Sometimes, though, even when we’re eating the proper diet and getting enough rest, we still need additional nutritional support to combat adrenal fatigue. With that in mind, here are five supplements and foods that can help support adrenal function and get you feeling good again in no time:

1. Adaptogen herbs — Adaptogen herbs, such as ashwagandha and rhodiola, help to build your body’s defenses against stress and support hormonal balance.

2. Omega-3s from fish and fish oil supplements — Omega-3 fatty acids, found in fish like salmon and mackerel, as well as fish oil supplements, have anti-inflammatory properties and help support cognitive function/mental health.

3. Medicinal mushrooms — Much like adaptogens, medicinal mushrooms such as chaga, reishi and cordyceps help support the nervous and endocrine systems, bringing hormones back into balance. They can be useful for supporting immune system function, overcoming fatigue, dealing with anxiety and recovering from an illness.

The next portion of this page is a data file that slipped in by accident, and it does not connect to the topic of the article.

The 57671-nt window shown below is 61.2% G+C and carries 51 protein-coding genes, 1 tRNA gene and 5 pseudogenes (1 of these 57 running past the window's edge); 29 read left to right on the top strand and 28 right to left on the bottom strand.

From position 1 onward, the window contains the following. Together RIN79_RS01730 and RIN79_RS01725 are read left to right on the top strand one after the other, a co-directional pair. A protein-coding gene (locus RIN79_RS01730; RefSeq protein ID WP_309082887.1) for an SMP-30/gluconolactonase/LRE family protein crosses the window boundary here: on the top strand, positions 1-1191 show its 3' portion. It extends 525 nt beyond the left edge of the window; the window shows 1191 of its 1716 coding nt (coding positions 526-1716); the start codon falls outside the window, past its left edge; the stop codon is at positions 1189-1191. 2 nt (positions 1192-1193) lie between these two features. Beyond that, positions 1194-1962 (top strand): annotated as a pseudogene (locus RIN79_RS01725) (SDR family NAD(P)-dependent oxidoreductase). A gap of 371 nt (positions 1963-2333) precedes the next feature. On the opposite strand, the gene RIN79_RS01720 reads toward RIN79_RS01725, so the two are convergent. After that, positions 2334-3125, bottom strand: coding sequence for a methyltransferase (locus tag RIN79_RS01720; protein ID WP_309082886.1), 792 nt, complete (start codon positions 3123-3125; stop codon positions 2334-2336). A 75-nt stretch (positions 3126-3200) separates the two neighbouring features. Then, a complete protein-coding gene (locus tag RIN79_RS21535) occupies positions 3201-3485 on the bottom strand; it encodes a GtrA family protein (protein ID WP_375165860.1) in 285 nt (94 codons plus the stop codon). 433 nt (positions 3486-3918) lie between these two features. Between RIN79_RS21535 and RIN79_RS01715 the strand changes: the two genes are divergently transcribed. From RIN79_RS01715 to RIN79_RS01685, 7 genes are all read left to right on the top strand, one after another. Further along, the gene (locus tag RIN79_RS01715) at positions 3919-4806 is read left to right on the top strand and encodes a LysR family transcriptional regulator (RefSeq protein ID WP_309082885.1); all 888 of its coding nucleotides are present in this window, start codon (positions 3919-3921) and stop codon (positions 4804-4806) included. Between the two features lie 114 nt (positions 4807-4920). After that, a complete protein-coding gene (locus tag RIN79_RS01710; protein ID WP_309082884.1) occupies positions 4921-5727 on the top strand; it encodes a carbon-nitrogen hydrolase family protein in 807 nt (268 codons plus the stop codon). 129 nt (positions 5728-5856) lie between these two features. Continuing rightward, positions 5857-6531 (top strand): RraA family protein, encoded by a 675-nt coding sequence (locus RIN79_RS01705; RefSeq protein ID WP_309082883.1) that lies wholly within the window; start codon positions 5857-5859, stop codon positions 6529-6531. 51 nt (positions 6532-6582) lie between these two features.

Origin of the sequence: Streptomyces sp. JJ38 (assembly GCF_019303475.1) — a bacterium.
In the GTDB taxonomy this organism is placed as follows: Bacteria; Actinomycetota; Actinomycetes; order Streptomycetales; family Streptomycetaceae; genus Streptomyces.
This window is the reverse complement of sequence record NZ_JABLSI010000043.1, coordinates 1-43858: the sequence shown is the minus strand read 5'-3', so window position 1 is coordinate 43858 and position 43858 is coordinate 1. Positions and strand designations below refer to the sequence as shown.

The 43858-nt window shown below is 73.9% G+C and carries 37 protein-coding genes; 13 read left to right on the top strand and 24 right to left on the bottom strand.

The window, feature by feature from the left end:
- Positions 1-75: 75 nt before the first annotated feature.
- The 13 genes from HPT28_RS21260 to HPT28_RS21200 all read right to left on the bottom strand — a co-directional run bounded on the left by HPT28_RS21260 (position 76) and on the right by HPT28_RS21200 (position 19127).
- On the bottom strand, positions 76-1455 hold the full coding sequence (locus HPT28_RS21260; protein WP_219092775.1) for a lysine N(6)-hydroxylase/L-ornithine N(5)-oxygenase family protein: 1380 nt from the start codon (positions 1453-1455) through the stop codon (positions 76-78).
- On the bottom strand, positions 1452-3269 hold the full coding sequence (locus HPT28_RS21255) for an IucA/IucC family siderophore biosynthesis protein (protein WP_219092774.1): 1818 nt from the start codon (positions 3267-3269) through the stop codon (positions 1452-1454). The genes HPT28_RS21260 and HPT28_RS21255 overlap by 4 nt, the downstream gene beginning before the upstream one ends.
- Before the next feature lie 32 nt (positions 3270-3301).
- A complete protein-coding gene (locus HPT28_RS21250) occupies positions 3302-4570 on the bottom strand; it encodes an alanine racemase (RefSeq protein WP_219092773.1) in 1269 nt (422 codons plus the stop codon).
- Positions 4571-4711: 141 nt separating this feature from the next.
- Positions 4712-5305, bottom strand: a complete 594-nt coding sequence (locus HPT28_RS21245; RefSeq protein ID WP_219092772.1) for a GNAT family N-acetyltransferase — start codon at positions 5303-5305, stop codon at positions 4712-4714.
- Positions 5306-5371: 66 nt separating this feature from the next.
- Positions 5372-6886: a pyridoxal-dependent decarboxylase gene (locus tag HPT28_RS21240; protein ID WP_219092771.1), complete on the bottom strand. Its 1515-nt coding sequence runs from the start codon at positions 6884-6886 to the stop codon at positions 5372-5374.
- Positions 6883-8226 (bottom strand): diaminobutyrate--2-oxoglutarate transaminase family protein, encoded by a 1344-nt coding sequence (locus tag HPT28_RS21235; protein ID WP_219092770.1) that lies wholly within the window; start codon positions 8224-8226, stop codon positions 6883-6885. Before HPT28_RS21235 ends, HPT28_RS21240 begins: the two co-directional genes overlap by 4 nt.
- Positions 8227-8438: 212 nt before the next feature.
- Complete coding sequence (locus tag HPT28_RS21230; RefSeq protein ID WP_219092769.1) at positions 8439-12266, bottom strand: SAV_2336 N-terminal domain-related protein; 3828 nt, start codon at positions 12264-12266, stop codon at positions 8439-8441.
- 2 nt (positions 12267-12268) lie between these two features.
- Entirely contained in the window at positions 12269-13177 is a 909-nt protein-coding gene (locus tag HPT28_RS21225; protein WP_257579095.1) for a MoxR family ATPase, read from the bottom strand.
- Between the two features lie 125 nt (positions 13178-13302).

4. Sea vegetables/seaweed — Sea vegetables, such as blue-green algae, nori, dulse, wakame and others provide iodine, magnesium, potassium, calcium, antioxidants and many other nutrients that support both the thyroid and adrenal glands. This can help to support normal hormone output, support a healthy metabolism and fight against fatigue.

5. B vitamin complex — When you’re under a lot of stress you require more B vitamins to keep your energy up. Deficiency in vitamin B12 is especially common among people who don’t consume quality protein sources or have difficulty with nutrient absorption due to gut troubles. We need B vitamins in order to turn nutrients from food into usable energy, to help balance hormones, and to prevent brain fog. The best way to obtain enough B vitamins is to eat a variety of whole foods, including poultry, grass-fed beef, organ meats (like liver), wild-caught fish, whole grains, eggs, nuts, seeds, nutritional yeast, mushrooms and seaweeds.

These statements have not been approved by the Food and Drug Administration. These products are not intended to diagnose, treat, cure or prevent disease.